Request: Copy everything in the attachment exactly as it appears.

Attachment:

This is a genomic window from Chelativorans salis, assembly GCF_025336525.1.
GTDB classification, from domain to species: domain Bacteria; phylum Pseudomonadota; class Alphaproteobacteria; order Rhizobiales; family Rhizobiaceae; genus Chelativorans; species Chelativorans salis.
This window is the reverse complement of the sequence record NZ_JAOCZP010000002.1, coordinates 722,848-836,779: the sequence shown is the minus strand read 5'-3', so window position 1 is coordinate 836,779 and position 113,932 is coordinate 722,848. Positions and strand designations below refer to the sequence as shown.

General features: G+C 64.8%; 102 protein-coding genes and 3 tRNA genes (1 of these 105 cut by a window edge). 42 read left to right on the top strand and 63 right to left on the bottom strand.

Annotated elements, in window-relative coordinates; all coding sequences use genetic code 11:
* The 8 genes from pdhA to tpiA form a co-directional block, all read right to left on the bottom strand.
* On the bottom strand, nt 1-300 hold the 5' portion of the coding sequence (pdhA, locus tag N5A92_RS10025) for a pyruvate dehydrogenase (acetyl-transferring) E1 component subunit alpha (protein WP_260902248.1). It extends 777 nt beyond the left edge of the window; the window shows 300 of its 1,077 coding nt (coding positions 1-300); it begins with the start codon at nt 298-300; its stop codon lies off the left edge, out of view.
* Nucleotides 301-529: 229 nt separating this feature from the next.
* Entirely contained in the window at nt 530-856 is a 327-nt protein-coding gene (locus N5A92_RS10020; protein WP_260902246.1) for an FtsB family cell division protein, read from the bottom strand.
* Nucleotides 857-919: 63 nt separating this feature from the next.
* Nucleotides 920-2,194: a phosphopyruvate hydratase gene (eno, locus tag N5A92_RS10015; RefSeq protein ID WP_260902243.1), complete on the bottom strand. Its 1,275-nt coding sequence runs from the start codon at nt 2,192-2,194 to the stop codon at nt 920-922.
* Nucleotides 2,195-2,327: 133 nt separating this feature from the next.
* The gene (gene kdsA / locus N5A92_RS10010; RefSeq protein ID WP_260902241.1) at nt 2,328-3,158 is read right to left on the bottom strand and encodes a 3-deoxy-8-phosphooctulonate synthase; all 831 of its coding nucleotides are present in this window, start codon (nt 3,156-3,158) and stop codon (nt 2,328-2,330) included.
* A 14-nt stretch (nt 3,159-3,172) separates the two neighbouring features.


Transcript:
This is a genomic window from Chelativorans salis, assembly GCF_025336525.1.
GTDB classification, from domain to species: domain Bacteria; phylum Pseudomonadota; class Alphaproteobacteria; order Rhizobiales; family Rhizobiaceae; genus Chelativorans; species Chelativorans salis.
This window is the reverse complement of the sequence record NZ_JAOCZP010000002.1, coordinates 722,848-836,779: the sequence shown is the minus strand read 5'-3', so window position 1 is coordinate 836,779 and position 113,932 is coordinate 722,848. Positions and strand designations below refer to the sequence as shown.

General features: G+C 64.8%; 102 protein-coding genes and 3 tRNA genes (1 of these 105 cut by a window edge). 42 read left to right on the top strand and 63 right to left on the bottom strand.

Annotated elements, in window-relative coordinates; all coding sequences use genetic code 11:
* The 8 genes from pdhA to tpiA form a co-directional block, all read right to left on the bottom strand.
* On the bottom strand, nt 1-300 hold the 5' portion of the coding sequence (pdhA, locus tag N5A92_RS10025) for a pyruvate dehydrogenase (acetyl-transferring) E1 component subunit alpha (protein WP_260902248.1). It extends 777 nt beyond the left edge of the window; the window shows 300 of its 1,077 coding nt (coding positions 1-300); it begins with the start codon at nt 298-300; its stop codon lies off the left edge, out of view.
* Nucleotides 301-529: 229 nt separating this feature from the next.
* Entirely contained in the window at nt 530-856 is a 327-nt protein-coding gene (locus N5A92_RS10020; protein WP_260902246.1) for an FtsB family cell division protein, read from the bottom strand.
* Nucleotides 857-919: 63 nt separating this feature from the next.
* Nucleotides 920-2,194: a phosphopyruvate hydratase gene (eno, locus tag N5A92_RS10015; RefSeq protein ID WP_260902243.1), complete on the bottom strand. Its 1,275-nt coding sequence runs from the start codon at nt 2,192-2,194 to the stop codon at nt 920-922.
* Nucleotides 2,195-2,327: 133 nt separating this feature from the next.
* The gene (gene kdsA / locus N5A92_RS10010; RefSeq protein ID WP_260902241.1) at nt 2,328-3,158 is read right to left on the bottom strand and encodes a 3-deoxy-8-phosphooctulonate synthase; all 831 of its coding nucleotides are present in this window, start codon (nt 3,156-3,158) and stop codon (nt 2,328-2,330) included.
* A 14-nt stretch (nt 3,159-3,172) separates the two neighbouring features.